Michael LeBlanc  06:57

A of ribs. Did you see, have you seen our show yet? Sylvain and I have a barbecue show? 

Sylvain Charlebois  07:02

That's right. 

Michael LeBlanc  07:03

And we cook last week, we made the Guru ribs with organic guru, organic energy drink ribs.

Darell Jones  07:09

sounds fantastic, -

Michael LeBlanc  07:10

and the week before we made pulled pork poutine because he wrote the book on poutine. So, we did a pull pork poutine, (crossover talk), -

Darell Jones  07:18

So, I love poutine. Have you ever heard of Newfie Poutine? Oh, yeah, Newfie. Poutine, I got to tell you about Newfie Poutine because I never heard of it before. And this by the way, this isn't a knock to the folks from Newfoundland. This is what they call it. What is, -

Sylvain Charlebois  07:31

It's Newfie Poutine?

Darell Jones  07:33

That's what they call it, Newfie Poutine, (crossover talk).  But what it is, is it's obviously french-fries that you that you get. And but it's turkey gravy and turkey and stuffing and turkey stuffing, and then the cheese curds and the, and the turkey gravy on top. the stuffing is kind of the, the magic, - 

Michael LeBlanc  07:56

it takes us to the next level, (crossover talk), I like that. 

Darell Jones7:57

Oh, no, no, no question. But I'd have heart paddles.

Michael LeBlanc  08:02

So, we handed out CPR manuals, (crossover talk), -

Darell Jones  08:04

Because I don't think it's very good for you.

Michael LeBlanc  08:05

We had CPR manuals after we cooked it.

Michael LeBlanc  08:07

Anyway, I was up in Fort Mac and, and they and they said what Darrell, we have to take you to get some Newfie Poutine, (crossover talk). It was it was it was fantastic. So, you guys are not only are you you're also like, like the galloping gourmets of the grocery business.

Michael LeBlanc  08:23

and Tik Tokers, (crossover talk). And, you know, they were Tik Tokers. But anyway, enough about us.

Darell Jones  08:28

Okay, (crossover talk), -

Sylvain Charlebois  08:30

That's right, -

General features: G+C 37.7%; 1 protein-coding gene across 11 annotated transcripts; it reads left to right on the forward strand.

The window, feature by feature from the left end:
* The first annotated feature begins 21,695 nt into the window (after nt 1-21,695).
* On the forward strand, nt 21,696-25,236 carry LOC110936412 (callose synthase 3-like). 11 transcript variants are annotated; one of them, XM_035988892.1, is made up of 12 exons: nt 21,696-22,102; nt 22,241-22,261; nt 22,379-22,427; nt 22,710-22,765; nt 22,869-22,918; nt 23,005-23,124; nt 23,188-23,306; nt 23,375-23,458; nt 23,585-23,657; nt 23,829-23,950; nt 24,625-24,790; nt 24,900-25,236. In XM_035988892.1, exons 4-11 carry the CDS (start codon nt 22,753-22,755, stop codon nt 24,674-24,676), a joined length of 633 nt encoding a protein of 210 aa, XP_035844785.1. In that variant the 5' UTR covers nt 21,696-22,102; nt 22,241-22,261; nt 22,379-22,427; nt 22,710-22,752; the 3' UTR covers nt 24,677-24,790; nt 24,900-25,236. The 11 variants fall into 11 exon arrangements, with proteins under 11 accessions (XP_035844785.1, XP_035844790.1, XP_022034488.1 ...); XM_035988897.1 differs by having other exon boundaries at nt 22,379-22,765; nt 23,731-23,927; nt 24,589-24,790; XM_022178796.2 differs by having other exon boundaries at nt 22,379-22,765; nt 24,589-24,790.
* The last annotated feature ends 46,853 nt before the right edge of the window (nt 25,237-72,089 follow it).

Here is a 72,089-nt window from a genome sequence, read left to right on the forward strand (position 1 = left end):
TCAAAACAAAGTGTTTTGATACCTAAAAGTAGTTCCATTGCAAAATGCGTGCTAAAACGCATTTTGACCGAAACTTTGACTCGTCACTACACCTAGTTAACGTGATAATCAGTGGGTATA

Michael LeBlanc  08:30

Last kind of last question for you. So, it's not a history lesson. But we've been through this COVID era, (crossover talk), and, and sitting looking reflecting back on it, what do you, what do you lessons did you take away? And, and in what ways if any, did it kind of ca-, structurally change the grocery business? Like have you reflected on that? I mean, we're not quite out of it. But (crossover talk), we're past the worst part. We hope, you know, -

Darell Jones  08:51

I am certainly hope we're past the worst of it. Look I know two or three really, really big things. One, one that amazed me. It amazed me how great our people where I know we talked about people before, but you got to imagine COVID Nobody knows this going on. Yeah, we put the things up there are people came in and I mean, we, we never close the store. We never had to lessen our hours, or people came in, (crossover talk), at and, and, and, and they, they were real her-, real heroes as far as I'm concerned. So, that part was amazing. And that made me even more certain about how great and important people are. That was one big win. 

Darell Jones  09:16

The second was that we were all that we started in the eCommerce business a little bit sooner than some of the other players and, and ours is a little bit different. As we, we pick our own groceries. We have our own delivery vans. We, well, -

Michael LeBlanc  09:40

you pick you pick from the store or you (crossover talk), -

Darell Jones  09:42

No, we pick them in the store. We deliver them in the vans from our locations as well as click and collect and it was, we were overwhelmed. In fact, it shut it shut us down for the first three or four days. 

Michael LeBlanc  09:55

Too much, too much, right -, 

Darell Jones  09:55

oh yeah, just too much, (crossover talk), -. But the people but how could critical that was and, and we were we were doing business eCommerce business double what the national average for, - 

Michael LeBlanc  10:08

(Crossover talk), you came into it already well advanced?